Alpine Elegance

WHEN A TEXAS FAMILY STUMBLED UPON A SLOPESIDE LOT AT THE YELLOWSTONE CLUB, private residential club and ski area in Big Sky, Montana, they knew it was a keeper. Ideally situated for the ultimate ski-in-ski-out experience, it was the husband’s dream to have a modern ski getaway to serve as a home base for family gatherings. The fact that they could be together, yet away from the crowds, meant that family time was even more impactful. But it was the mountainous backdrop that sealed the deal. “The breathtaking alpine setting and the raw beauty of this area of the world really made it stand out,” the homeowner recalls. “And the access to world-class skiing without crowds or lift lines.”

A corner bay window in the master bathroom looks out to the Yellowstone Club ski area, and the mountain peaks beyond. The home’s exterior includes weathered steel panels and board-formed concrete. The concrete was custom mixed to pick up the color of the indigenous soil.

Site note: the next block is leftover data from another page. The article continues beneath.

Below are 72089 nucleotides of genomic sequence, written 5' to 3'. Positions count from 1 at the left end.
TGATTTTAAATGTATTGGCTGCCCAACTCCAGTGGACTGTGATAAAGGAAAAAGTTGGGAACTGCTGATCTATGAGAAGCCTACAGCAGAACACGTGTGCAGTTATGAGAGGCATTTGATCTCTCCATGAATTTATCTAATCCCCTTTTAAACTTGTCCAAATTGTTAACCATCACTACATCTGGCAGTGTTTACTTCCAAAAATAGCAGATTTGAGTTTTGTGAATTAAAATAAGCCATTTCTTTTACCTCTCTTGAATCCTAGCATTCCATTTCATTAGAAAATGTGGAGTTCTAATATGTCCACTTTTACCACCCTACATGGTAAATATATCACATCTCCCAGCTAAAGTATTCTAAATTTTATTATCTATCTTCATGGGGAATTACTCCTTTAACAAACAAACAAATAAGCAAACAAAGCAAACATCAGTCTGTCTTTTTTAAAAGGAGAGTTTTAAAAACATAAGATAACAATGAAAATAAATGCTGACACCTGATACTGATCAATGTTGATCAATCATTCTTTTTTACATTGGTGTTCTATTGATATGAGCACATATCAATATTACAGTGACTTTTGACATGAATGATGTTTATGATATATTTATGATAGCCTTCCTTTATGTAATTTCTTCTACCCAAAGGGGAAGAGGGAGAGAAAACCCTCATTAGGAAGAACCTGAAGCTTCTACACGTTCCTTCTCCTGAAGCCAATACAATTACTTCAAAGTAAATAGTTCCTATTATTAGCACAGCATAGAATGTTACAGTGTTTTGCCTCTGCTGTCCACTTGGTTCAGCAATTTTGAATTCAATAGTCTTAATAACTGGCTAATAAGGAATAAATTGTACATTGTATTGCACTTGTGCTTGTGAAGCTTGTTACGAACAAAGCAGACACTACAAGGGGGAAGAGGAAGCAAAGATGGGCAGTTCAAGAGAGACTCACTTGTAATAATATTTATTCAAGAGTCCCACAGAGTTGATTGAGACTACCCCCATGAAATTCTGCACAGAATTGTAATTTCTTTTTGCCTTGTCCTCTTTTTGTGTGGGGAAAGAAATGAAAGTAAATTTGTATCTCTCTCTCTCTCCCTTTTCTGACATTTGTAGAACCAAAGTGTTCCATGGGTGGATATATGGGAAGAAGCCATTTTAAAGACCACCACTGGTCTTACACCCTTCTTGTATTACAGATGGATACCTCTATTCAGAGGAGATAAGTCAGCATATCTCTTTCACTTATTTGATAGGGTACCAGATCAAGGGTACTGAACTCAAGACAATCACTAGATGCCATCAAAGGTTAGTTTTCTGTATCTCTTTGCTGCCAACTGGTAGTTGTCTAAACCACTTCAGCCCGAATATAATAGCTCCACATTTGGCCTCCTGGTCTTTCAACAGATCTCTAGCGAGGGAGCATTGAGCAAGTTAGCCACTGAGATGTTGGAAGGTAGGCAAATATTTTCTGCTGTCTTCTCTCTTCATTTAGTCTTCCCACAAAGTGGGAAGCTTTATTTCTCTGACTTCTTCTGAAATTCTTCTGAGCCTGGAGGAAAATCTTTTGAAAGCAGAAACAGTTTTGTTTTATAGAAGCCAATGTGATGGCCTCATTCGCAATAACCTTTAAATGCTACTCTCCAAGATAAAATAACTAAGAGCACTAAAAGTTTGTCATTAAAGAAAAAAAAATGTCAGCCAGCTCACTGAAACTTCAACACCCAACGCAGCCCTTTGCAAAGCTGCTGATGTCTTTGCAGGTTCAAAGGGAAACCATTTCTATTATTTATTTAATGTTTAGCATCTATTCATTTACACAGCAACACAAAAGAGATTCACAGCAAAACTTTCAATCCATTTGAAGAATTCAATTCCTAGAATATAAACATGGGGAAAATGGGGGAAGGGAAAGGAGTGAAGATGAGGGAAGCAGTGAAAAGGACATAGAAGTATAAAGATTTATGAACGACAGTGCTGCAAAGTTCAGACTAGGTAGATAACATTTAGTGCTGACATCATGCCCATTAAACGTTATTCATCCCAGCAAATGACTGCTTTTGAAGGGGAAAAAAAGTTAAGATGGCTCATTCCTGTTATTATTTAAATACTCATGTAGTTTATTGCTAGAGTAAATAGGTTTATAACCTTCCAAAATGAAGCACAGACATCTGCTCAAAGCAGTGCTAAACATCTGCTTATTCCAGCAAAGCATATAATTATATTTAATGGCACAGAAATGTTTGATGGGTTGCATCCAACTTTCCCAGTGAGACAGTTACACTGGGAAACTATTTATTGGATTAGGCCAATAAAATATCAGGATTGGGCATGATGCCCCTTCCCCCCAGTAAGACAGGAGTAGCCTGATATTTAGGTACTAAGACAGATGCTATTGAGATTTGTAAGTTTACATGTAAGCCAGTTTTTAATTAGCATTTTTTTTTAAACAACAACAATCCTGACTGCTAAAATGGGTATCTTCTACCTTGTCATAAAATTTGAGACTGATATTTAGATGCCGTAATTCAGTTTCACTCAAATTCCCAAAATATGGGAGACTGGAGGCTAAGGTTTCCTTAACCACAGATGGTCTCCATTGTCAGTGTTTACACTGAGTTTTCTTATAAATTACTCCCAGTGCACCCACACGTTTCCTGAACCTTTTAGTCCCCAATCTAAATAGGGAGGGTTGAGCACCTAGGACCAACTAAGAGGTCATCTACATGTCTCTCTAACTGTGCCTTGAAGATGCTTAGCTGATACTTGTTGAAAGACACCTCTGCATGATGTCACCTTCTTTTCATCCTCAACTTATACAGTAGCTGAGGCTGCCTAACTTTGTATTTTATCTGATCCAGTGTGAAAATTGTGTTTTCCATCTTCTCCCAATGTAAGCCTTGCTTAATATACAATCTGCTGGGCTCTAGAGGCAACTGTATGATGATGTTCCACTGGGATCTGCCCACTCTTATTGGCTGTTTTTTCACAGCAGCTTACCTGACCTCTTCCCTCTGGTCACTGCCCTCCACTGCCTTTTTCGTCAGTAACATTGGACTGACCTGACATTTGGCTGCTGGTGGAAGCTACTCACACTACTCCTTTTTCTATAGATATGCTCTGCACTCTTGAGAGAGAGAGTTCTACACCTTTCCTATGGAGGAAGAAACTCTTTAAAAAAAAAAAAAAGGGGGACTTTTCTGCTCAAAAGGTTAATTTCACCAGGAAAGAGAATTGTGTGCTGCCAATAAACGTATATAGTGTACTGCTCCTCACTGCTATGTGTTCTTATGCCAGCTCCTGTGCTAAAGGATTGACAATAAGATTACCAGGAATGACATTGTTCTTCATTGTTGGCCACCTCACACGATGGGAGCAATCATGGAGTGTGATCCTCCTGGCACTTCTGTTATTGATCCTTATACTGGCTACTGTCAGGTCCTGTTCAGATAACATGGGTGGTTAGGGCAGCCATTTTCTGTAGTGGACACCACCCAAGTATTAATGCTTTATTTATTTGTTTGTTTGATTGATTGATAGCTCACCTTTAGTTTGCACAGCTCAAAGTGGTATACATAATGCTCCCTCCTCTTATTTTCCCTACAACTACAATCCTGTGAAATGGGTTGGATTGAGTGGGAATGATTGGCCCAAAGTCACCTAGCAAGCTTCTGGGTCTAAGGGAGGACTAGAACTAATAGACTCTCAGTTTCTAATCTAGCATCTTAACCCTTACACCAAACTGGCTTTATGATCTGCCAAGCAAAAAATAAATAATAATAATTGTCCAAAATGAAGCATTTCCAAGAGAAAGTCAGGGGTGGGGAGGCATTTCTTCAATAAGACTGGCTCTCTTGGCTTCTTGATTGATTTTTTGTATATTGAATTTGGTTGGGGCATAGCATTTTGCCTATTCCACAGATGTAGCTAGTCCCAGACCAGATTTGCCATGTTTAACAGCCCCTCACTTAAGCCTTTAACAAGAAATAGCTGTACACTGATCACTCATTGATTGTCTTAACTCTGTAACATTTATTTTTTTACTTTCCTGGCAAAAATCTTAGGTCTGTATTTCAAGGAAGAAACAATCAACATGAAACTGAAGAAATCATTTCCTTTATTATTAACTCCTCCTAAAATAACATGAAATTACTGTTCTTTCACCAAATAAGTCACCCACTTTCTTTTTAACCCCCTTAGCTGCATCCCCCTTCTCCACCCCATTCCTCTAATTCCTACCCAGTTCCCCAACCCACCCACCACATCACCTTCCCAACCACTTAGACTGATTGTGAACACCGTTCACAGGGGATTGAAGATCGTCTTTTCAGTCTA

When they decided to build, they called on Seattle-based architect Stuart Silk. Silk first met the family when he designed a remodel of their grand, historic, 10,000-plus-square-foot poured concrete home (built in 1910, it was one of the earliest uses of poured concrete on the West Coast) in Capitol Hill, a prominent Seattle neighborhood. Delighted with the results, they asked him to design their Montana ski home from scratch, challenging him to create something extraordinary in a mountain-modern style.

A covered walkway, supported by concrete and steel columns, protects visitors from the elements as they approach the house